fee Island and Astoria, making a depth of
28 feet over -the shoals. The Port of Port
land Commission, operating three dredges
between Portland and Eureka, dredged the
channel to 28 feet, except at Slaughter's,
Walker's Island and Eureka Bar, where 26
feet were obtained.
A Coon Island revetment was extended.
Minor surveys were made at Skamokawa
Bar. Flavel Shoal and the St. Helens dike.
On Skamokawa Shoal the depth was 23
feet, and it was dredged to 26 feet, and a
middle ground developed on Flavel Khoal
of 21 V4 feet, with a good channel on either
The new steel dredges Wahkiakum and
Multnomah were 70 per cent completed June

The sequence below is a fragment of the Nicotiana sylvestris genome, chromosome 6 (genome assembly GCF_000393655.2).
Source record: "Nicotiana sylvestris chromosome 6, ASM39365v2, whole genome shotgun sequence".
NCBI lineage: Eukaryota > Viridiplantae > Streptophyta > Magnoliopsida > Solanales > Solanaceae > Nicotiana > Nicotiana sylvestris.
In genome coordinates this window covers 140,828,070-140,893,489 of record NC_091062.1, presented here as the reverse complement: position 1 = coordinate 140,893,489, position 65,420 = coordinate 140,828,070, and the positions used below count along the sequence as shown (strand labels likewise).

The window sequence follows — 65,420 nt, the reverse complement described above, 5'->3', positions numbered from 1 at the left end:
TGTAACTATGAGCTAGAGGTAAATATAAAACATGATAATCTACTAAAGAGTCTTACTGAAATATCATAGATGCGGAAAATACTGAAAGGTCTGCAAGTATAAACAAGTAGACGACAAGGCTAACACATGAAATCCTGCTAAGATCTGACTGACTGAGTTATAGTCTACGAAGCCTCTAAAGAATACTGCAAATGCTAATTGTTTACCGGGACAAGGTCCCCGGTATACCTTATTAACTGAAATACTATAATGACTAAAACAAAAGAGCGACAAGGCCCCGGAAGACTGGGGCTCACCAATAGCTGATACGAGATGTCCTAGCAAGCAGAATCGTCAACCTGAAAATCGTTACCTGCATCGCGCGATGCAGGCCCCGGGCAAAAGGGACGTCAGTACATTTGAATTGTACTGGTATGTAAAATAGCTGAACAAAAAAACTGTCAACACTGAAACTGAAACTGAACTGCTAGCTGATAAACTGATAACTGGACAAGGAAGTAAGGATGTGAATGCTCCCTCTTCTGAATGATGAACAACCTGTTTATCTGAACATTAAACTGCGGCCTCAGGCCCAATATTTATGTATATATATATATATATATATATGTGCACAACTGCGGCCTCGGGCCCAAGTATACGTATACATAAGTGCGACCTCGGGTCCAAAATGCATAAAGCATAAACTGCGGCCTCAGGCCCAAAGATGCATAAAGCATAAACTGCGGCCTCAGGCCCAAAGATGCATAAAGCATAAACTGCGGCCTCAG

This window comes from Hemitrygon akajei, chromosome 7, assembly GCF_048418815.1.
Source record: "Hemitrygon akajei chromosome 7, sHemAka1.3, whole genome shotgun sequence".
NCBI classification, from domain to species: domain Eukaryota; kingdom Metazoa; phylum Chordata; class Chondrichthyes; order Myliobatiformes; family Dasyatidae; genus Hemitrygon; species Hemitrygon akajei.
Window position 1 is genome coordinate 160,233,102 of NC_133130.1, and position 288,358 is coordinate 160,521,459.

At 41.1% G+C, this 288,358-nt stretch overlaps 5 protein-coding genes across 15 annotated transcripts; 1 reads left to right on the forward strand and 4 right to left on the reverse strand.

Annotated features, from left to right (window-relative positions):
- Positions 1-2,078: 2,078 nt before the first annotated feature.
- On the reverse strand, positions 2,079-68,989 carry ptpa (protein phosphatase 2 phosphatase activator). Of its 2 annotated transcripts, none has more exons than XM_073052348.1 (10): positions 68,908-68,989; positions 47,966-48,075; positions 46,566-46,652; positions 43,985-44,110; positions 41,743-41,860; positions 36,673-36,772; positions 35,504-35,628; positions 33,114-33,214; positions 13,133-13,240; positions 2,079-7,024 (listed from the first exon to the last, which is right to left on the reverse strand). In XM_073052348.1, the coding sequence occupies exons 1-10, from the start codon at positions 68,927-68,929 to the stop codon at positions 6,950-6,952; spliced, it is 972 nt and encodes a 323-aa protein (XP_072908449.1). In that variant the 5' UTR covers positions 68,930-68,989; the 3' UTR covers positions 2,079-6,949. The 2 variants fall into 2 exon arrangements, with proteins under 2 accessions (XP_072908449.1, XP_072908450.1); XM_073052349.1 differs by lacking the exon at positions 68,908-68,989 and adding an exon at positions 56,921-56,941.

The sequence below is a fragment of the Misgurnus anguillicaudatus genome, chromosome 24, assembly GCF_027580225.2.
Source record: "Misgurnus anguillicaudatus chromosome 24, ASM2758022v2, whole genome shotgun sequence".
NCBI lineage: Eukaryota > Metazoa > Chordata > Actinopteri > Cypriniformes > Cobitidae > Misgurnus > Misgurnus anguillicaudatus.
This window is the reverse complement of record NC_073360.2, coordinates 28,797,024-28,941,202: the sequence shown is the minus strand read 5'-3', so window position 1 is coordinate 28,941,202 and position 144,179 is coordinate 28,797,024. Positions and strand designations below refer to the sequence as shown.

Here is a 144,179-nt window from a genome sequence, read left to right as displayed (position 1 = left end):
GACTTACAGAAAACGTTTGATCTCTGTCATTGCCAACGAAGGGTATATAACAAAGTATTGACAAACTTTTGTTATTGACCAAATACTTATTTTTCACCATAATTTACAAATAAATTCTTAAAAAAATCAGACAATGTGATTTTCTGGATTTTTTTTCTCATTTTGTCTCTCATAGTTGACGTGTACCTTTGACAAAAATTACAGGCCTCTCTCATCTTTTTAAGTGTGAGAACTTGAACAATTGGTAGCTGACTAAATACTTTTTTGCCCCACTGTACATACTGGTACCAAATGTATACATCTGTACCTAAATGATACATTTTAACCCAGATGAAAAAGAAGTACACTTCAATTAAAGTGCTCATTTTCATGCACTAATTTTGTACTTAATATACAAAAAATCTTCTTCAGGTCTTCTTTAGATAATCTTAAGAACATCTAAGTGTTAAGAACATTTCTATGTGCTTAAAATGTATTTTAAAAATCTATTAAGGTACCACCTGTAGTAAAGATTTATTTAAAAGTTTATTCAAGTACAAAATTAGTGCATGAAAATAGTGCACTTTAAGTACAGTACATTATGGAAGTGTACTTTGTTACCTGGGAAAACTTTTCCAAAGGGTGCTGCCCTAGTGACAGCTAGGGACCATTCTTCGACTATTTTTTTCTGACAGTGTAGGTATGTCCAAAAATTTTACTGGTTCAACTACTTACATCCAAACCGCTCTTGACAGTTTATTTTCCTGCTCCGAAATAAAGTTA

30, and the dredges being built under con
tract with the Portland Iron Works were
42 per cent completed. Six fuel barges and
100 pontoons being, built by Charles Nelson
will be ready September 4.
During the year 720 feet of trestle on the
south jetty at the mouth of the Columbia
were built and 621. OG3 tons of rock were
received from the Columbia Contract Com
pany. No material damage was done to the
jetty during the Winter, and only one ac
cidental death resulted among the laborers
About 60 per cent of a 2500-foot dock
under way at Fort Canby was completed
during the year. Decking has been placed
and tracks laid, also one derrick erected
and water supply tapped through the con
struction of a reservoir in Dead Man's Hol
low. Buildings for various purposes, in
cluding dwellings, have been completed
there, lighting and heating systems are
nearly ready and main line sewers and tele
phone wires strung.
The dredge Columbia was leased from the
Port of Portland to dig a channel 11 feet
deep, 300 feet wide and five miles long, so